Are you feeling the urge to purge? Before you clear your filing cabinets of old financial records, it is crucial to make sure you won’t be caught empty-handed if an IRS auditor contacts you.
In general, you must keep records supporting items shown on your tax return until the statute of limitations runs out — generally, three years from the due date of the return or the date you filed, whichever is later. That means that now you can usually throw out records for the 2016 tax year, for which you filed a return in 2017.
In most cases, the IRS can audit your return for three years. You can also file an amended return on Form 1040X during this time if you missed a deduction, overlooked a credit or misreported income.
So, does that mean you are safe from an audit after three years? Not necessarily. There are some exceptions. For example, if the IRS has reason to believe your income was understated by 25 percent or more, the statute of limitations for an audit increases to six years. Or, if there is suspicion of fraud or you do not file a tax return at all, there is no time limit for the IRS to launch an inquiry.
Here are some basic guidelines for individuals:
- Completed tax returns. Many tax advisors recommend you hold onto copies of your finished tax returns forever. Why? So you can prove to the IRS you filed. Even if you do not keep the returns indefinitely, you should hang onto them for at least six years after they are due or filed, whichever is later.
- Backup records. Any written evidence supporting figures on your tax return, such as receipts, expense logs, bank notices, and sales records, should generally be kept for at least three years. Important note: There are some cases when taxpayers get more than the usual three years to file an amended return. You have up to seven years to take deductions for bad debts or worthless securities, so do not toss out records that could result in refund claims for those items.
- Real estate records. Keep these for as long as you own the property, plus three years after you dispose of it and report the transaction on your tax return. Throughout ownership, keep records of the purchase, as well as receipts for home improvements, relevant insurance claims, and documents relating to refinancing. These help prove your adjusted basis in the home, which is needed to figure the taxable gain at the time of sale, or to support calculations for a rental property or home office deductions.
- Securities. To accurately report taxable events involving stocks and bonds, you must maintain detailed records of purchases and sales. These records should include dates, quantities, prices, dividend reinvestment, and investment expenses, such as broker fees. Keep these records for as long as you own the investments, plus the statute of limitations on the relevant tax returns.
- IRAs. The IRS requires you to keep copies of Forms 8606, 5498 and 1099-R until all the money is withdrawn from your IRAs. With the introduction of Roth IRAs, it’s more important than ever to hold onto all IRA records about contributions and withdrawals in case you are questioned. If an account is closed, treat IRA records with the same rules as securities. Do not dispose of any ownership documentation until the statute of limitations expires.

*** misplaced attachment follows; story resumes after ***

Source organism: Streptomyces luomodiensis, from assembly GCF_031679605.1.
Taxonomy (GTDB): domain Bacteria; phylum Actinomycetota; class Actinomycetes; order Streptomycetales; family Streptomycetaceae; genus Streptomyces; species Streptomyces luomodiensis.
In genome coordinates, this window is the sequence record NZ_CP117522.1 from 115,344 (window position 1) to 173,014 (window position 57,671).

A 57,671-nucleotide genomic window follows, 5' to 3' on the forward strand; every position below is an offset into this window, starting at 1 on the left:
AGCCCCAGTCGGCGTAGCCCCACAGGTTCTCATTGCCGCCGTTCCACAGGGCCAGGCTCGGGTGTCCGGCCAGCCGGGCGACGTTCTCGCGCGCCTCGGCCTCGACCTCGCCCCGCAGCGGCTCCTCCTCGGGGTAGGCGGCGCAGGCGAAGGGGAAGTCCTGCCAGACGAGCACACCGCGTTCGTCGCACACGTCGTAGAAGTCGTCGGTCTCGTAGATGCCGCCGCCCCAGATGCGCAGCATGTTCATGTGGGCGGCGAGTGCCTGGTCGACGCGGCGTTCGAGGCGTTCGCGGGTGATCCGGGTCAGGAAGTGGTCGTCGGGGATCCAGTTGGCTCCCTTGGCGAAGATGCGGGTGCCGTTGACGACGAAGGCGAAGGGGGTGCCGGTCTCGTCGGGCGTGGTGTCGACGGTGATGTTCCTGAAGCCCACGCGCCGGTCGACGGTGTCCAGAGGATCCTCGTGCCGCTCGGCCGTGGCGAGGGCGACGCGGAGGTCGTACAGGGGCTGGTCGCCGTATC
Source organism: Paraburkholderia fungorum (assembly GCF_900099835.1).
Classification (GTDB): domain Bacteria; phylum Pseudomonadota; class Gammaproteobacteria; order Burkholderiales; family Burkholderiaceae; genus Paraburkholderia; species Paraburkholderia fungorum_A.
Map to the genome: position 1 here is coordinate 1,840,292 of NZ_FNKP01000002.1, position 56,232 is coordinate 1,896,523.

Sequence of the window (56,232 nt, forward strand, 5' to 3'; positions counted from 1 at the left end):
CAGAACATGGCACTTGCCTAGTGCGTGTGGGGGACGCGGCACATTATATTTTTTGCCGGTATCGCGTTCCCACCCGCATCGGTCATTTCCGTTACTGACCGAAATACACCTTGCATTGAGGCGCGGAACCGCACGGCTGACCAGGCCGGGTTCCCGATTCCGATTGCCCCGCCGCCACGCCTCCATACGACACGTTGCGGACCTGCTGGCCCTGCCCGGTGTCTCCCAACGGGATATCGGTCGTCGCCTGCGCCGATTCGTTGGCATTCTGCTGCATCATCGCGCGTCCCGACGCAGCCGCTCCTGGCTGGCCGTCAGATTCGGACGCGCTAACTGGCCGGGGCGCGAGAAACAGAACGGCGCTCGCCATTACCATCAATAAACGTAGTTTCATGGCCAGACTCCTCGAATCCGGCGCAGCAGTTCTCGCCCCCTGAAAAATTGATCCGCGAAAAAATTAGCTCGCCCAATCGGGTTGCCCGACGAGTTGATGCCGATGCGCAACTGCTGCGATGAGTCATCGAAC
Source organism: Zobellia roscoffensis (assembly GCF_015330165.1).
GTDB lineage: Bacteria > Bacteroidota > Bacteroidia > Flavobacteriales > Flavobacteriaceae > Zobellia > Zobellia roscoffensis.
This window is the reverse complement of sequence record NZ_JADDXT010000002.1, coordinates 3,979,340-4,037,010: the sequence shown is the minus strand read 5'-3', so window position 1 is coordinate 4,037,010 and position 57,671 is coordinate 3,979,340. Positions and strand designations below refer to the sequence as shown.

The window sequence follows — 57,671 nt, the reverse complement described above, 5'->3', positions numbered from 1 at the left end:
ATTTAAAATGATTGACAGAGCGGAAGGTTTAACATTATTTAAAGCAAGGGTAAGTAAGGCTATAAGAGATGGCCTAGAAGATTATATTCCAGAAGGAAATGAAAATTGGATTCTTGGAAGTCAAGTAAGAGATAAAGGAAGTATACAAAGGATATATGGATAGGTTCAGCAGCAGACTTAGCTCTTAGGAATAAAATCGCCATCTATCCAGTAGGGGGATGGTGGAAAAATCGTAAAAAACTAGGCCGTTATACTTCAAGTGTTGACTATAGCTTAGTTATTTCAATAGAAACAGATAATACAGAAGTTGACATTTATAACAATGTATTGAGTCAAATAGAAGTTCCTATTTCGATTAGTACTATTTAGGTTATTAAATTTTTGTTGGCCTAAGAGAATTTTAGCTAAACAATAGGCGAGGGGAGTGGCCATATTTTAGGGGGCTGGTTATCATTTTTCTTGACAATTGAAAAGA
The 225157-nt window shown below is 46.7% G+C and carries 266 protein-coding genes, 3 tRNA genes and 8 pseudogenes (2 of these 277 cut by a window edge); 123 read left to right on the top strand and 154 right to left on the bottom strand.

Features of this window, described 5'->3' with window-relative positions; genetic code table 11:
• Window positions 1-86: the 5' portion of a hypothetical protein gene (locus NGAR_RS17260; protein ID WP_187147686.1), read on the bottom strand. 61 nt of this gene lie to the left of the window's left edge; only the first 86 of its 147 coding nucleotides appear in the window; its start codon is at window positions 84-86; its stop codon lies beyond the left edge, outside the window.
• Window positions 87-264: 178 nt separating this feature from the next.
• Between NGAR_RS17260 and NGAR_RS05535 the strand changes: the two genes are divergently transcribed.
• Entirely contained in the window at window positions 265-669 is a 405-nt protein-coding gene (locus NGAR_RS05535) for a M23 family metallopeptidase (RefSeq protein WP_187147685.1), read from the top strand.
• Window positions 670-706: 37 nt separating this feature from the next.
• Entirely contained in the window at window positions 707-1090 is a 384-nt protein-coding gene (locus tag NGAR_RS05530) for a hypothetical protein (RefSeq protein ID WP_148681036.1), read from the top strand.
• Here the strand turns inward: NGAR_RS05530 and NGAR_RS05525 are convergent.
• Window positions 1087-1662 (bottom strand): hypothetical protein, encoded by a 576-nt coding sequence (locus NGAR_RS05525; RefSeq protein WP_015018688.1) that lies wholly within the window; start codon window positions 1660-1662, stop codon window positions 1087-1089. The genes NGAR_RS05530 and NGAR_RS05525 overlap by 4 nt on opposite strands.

Issues affecting more than one year. Records supporting figures influencing multiple years, such as carryovers of charitable deductions, net operating loss carrybacks or carryforwards, or casualty losses, need to be saved until the deductions no longer affect, plus seven years, according to IRS instructions.
The record-retention guidelines are slightly different for businesses. Here are the basics:
- Employee records. Keep personnel records for three years after an employee has been terminated. Also, maintain records that support employee earnings for at least four years. This timeframe should cover various state and federal requirements. However, do not throw away records that might involve unclaimed property, such as a final paycheck not claimed by a former employee. Timecards specifically must be kept for at least three years if your business engages in interstate commerce and is subject to the Fair Labor Standards Act. However, it’s a best practice for all companies to keep the files for several years in case questions arise.
- Employment tax records. Keep four years from the date the tax was due or the date it was paid, whichever is longer.
- Travel and entertainment records. For travel and transportation expenses supported by mileage logs and other receipts, keep supporting documents for the three-year statute of limitations.
- Sales tax returns. State regulations vary. For example, New York generally requires sales tax records to be retained for three years, while California requires four years, and Arkansas, six. Your Smith Schafer professional can help you identify the rules for your state.
- Business property. Records used to substantiate the cost and deductions (such as depreciation, amortization, and depletion) associated with business property must be maintained to determine the basis and gain (or loss) on the sale. Keep these for as long as you own the asset, plus seven years, according to IRS guidelines.
Proper Disposal Protocol
Regardless of whether you are tossing out personal or business financial documents, always shred them thoroughly first. Also, use proper disposal protocol for any computers and other electronic equipment (such as printers and copiers) that may contain financial data. Simply deleting files using File Manager is not enough. Unless you use proper disposal protocol, tech-savvy hackers may be able to recreate sensitive data from the device’s hard drive when it was thrown out, donated to a charity, or returned to the lessor after the lease term expired.
If you have any questions regarding financial records retention, click here to contact us. We look forward to speaking with you soon.